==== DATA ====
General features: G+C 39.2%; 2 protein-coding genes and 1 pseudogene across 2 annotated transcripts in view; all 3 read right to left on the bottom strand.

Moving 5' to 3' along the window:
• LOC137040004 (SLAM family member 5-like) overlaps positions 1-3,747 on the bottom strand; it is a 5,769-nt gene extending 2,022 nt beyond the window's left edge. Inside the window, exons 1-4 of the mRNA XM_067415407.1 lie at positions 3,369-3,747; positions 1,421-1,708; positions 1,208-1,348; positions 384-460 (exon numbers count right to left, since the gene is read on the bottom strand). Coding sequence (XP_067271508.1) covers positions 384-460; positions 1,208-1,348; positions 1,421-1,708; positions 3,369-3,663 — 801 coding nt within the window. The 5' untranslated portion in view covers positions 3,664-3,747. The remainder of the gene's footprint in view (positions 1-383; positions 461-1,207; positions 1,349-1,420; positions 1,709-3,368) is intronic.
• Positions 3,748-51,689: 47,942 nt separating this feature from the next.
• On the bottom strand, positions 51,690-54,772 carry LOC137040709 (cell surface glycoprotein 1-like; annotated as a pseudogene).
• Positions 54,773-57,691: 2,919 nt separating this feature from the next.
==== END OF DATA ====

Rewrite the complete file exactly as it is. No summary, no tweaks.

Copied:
General features: G+C 39.2%; 2 protein-coding genes and 1 pseudogene across 2 annotated transcripts in view; all 3 read right to left on the bottom strand.

Moving 5' to 3' along the window:
• LOC137040004 (SLAM family member 5-like) overlaps positions 1-3,747 on the bottom strand; it is a 5,769-nt gene extending 2,022 nt beyond the window's left edge. Inside the window, exons 1-4 of the mRNA XM_067415407.1 lie at positions 3,369-3,747; positions 1,421-1,708; positions 1,208-1,348; positions 384-460 (exon numbers count right to left, since the gene is read on the bottom strand). Coding sequence (XP_067271508.1) covers positions 384-460; positions 1,208-1,348; positions 1,421-1,708; positions 3,369-3,663 — 801 coding nt within the window. The 5' untranslated portion in view covers positions 3,664-3,747. The remainder of the gene's footprint in view (positions 1-383; positions 461-1,207; positions 1,349-1,420; positions 1,709-3,368) is intronic.
• Positions 3,748-51,689: 47,942 nt separating this feature from the next.
• On the bottom strand, positions 51,690-54,772 carry LOC137040709 (cell surface glycoprotein 1-like; annotated as a pseudogene).
• Positions 54,773-57,691: 2,919 nt separating this feature from the next.